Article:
How to Take one of ETS’s Realistic “Practice Tests” for TOEFL iBT

If you’re new to studying for TOEFL iBT, one of the most useful things to do very early on is take an official practice test. My video demonstration below shows you how to do that.

ETS is the company who creates the TOEFL iBT test. They have a special website where you can log into an account and take a simulated practice test. 

You get the following benefits as a result of taking this practice test:

  • You pay just $46, which is just 20% the cost of a real TOEFL iBT test. 
  • You get to experience the way the real test looks and feels — including the control buttons for volume, the font and text size (to see if you need to improve your glasses prescription to read more clearly), the instructions and time restrictions. 
  • You will see your scores for authentic material. You may not have realized it but anyone can publish something on the internet and call it “TOEFL” test material… However, the company ETS hires and trains a team of people who carefully edit every single test to ensure that it conforms to their standards.  Free tests which are provided on YouTube or by independent publishing companies, or which are written by random solo teachers, may not conform to ETS standards. And because you’re new to TOEFL, you don’t yet have the skills or experience to identify “inauthentic” test material… and your scores on inauthentic tests are not as accurate or meaningful as scores on authentic tests. 
  • You get realistic score estimates within 2-3 hours for TOEFL iBT Reading, Listening, Speaking and Writing. 
  • With those realistic estimated scores, you can make much more intelligent choices about where to invest your time, energy and money as you continue studying for TOEFL iBT

Yes, this may be more expensive than other practice tests out there. However, when you take an official ETS test, you can be 100% confident that the material is at the same level as real tests.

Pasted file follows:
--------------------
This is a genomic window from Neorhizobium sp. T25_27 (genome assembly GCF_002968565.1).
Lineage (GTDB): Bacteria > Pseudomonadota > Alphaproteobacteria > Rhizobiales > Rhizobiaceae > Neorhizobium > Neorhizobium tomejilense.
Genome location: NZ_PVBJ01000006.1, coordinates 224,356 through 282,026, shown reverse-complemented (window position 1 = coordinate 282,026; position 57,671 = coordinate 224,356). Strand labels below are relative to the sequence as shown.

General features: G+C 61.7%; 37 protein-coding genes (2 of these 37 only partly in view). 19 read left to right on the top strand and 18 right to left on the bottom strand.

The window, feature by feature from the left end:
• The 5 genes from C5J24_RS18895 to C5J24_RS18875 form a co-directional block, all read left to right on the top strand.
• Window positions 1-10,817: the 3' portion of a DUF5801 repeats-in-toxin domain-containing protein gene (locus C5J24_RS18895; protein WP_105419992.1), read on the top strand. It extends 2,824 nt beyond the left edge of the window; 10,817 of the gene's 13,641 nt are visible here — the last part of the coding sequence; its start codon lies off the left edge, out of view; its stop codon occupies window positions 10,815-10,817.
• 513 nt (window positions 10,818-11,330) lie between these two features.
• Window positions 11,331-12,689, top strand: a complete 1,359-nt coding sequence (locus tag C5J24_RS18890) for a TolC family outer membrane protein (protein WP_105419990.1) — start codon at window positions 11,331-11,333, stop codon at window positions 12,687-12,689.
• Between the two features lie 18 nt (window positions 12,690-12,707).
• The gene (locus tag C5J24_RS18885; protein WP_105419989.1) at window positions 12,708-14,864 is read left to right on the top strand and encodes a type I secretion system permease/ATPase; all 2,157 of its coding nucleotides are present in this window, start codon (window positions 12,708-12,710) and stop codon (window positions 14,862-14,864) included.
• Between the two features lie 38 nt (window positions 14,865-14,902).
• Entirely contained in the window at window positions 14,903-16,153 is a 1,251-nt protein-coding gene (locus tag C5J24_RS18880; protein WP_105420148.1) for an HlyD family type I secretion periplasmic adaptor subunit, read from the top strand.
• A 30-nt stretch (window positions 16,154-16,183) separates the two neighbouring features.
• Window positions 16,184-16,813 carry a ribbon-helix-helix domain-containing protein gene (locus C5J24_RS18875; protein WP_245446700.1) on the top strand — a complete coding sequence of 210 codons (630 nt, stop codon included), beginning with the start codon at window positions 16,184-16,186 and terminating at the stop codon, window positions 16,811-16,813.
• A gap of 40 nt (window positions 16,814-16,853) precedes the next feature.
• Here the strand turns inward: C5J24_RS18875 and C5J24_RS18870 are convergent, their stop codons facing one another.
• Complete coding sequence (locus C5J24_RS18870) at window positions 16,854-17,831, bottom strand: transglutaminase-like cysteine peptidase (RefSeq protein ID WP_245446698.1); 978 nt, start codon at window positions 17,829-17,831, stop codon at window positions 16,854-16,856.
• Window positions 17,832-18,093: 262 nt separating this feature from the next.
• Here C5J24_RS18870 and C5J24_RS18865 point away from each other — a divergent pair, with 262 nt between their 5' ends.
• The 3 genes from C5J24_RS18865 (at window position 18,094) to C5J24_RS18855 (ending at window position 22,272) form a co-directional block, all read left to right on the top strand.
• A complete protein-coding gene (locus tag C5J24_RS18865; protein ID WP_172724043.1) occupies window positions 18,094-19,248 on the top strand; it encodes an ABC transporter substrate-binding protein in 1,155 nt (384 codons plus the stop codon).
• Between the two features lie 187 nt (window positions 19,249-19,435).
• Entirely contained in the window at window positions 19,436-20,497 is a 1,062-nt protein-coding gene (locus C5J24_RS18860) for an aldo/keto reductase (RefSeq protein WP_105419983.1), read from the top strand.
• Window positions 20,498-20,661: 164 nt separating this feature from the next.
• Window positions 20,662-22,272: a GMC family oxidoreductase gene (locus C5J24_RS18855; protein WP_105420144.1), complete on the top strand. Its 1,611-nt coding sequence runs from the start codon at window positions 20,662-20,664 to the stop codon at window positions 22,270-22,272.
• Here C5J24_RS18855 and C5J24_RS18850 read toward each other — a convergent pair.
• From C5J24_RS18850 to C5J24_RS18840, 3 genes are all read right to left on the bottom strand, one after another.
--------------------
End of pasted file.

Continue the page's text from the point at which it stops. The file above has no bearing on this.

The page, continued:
"But wait... Shouldn't I study before I take the practice test?"

This can be super tempting, and lots of students and teachers fall into this same trap.

During my decade in this industry, I’ve done it both ways:

(1) allowed students to delay practice tests


(2) insisted on it early and asked students to be brave and just do their best.

As a group, the students who take practice tests early on tend to make much faster progress than the students who delay it. 

You may feel it’s helpful to explore ETS’s free resources here for a few hours.

You should resist the temptation to completely delay a realistic practice test, again if only because that’s a reason I’ve seen students make much slower progress overall. 


Free 45-minute Lesson for TOEFL Speaking

Discover which popular Task 1 Introduction sentence is a “score-killer” and the “perfect” alternative for rapidly earning points and contributing to a high score like 26

  • This field is for validation purposes and should be left unchanged.